John Cougar Mellencamp is a fellow Hoosier, from Seymour, Indiana, where my 90-year-old birth mother just passed. I never met her but talked with him at an I.U. basketball game. He wrote these lyrics that always reminds me of our pink Coverdale Lake home (See Post # 2399):

“Aw, but ain’t that America for you and me
Ain’t that America somethin’ to see, baby
Ain’t that America home of the free, yeah
Little pink houses for you and me
Oh yeah, for you and me.”

My parents bought it for themselves, but it ended up in my hands, then my sister’s, before we sold it. One of the first goals was to repaint it and eliminate the pink tiles in the master bathroom. For that matter, it could have been Barbie’s house! I bought gallons of gray paint and rented both a pressure washer and sprayer. The rest of our family taped-off windows, doors, around fixtures, and grabbed paint brushes. We were ready to start the de-pinking process. 

I set up the sprayer just outside the garage and filled it with paint before starting it up. A gasket apparently failed and the machine began to spew paint all over the garage, cars, pavement, and me. It was a total disaster before I finally was able to shut it down. I then quickly grabbed the power washer to rinse-off all the areas covered in the gray paint that was supposed to do away with the pink. Ultimately, it took hours of time and gallons of pressurized water to clean up the mess, while the rest of the family began to paint by hand. Fortunately, nothing was ruined except for my ego, that had devised this quick-fix plan.  By the time I had cleaned-up the mess, returned the faulty sprayer, and took the time to buy more paint, it was no longer an economical or efficient idea. They were nearly done by the time I got back. Painting has never been one of my strengths.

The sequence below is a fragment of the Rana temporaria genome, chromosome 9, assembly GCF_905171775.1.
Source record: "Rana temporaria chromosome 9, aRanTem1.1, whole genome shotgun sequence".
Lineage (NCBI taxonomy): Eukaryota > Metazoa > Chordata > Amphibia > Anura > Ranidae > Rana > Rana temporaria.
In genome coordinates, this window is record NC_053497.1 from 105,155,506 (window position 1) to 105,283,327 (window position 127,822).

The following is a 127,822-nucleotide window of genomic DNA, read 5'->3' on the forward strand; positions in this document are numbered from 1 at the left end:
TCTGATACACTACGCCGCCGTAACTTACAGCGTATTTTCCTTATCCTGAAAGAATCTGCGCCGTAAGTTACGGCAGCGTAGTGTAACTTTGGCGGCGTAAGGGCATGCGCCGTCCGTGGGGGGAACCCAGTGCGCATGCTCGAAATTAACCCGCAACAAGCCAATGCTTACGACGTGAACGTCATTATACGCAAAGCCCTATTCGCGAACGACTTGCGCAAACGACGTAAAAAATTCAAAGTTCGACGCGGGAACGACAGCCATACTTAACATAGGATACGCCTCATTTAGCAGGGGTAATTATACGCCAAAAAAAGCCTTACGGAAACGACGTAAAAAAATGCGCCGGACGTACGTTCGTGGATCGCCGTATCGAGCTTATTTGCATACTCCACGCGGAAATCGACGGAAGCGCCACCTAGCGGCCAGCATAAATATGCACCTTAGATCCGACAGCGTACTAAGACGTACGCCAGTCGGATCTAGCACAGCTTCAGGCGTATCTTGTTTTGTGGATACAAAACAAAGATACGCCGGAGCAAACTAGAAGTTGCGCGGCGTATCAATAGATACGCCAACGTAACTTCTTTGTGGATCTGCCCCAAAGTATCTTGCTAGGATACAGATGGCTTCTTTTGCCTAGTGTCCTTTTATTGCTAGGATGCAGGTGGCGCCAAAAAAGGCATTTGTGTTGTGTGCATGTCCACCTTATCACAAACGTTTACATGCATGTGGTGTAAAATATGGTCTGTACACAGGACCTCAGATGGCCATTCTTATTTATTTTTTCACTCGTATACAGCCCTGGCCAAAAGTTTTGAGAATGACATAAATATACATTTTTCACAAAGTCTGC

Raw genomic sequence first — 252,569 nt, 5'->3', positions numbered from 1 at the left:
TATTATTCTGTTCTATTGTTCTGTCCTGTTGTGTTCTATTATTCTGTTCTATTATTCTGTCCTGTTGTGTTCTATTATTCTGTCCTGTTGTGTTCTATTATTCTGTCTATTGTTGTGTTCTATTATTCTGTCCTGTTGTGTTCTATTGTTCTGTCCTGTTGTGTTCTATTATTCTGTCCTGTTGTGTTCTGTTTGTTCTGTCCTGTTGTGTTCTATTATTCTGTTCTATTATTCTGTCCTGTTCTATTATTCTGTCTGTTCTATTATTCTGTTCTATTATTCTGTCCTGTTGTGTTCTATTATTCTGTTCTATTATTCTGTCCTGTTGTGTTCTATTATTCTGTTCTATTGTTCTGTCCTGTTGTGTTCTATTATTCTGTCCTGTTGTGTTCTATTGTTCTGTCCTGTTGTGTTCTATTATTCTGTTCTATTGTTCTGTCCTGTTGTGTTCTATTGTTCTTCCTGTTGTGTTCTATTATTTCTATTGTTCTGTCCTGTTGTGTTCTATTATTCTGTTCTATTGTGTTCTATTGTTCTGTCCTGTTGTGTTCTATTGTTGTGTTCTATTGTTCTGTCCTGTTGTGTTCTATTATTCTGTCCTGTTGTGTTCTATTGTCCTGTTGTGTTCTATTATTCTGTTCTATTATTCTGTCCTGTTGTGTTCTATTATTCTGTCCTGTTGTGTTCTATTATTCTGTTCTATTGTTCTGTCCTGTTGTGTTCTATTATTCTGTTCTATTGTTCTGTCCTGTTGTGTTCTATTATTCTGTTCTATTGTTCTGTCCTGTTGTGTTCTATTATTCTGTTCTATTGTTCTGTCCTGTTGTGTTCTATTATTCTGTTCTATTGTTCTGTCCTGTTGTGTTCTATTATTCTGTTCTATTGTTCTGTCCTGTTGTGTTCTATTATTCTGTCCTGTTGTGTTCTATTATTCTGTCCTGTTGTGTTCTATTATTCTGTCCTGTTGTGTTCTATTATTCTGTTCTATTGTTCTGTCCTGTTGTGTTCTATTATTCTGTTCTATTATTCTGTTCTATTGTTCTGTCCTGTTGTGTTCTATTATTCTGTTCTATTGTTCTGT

Other improvements that we made to the house, included a wood-burning stove in the basement. A friend built the concrete block flute, and a window opening was adapted to serve as a pass-through for wood. I spent most of my time working on the limestone retaining walls that framed the stairways down to the lake. I would no sooner get one re-built before it once again crumbled from erosion. Friends would come over on weekends, but I was always busy fixing these troublesome walls, enviously watching them play in the water. They would also drink all my beer until I stopped buying brand names and switched to generic BEER. They eventually got the hint and began to bring their own. Lake life was never as I dreamed!

We had several big parties at the house. One was a Halloween party where I built a cardboard chute down the basement stairs as an entrance to the haunted house below. The other was a softball series between the two Federated Media radio stations where I worked. The Ft. Wayne stations, WMEE & WQHK, against my original employer WTRC in Elkhart. Players arrived in motorhomes filled with kegs of beer and camped at the end of our dead-end drive after an afternoon of competitive softball. We roasted a pig and borrowed a pontoon boat that nearly sunk; then got stuck in the narrow, muddy, channel between the lakes. It was a wild scene out of the Jungle Queen!

I worked at a Styrofoam factory, FORMEX, for many years, so I had a fleet of sailboat and catamaran seconds, along with paddleboards, floating lounge chairs, and kick boards. I also had a pinball machine in the basement, plus ping pong and pool tables, so it was the ideal party palace, certainly not what my parents envisioned when they originally bought it. Multiple balconies looked out over the lake and the pier was ideal for sunbathing. No wonder it was a popular weekend retreat for my friends once it was no longer pink.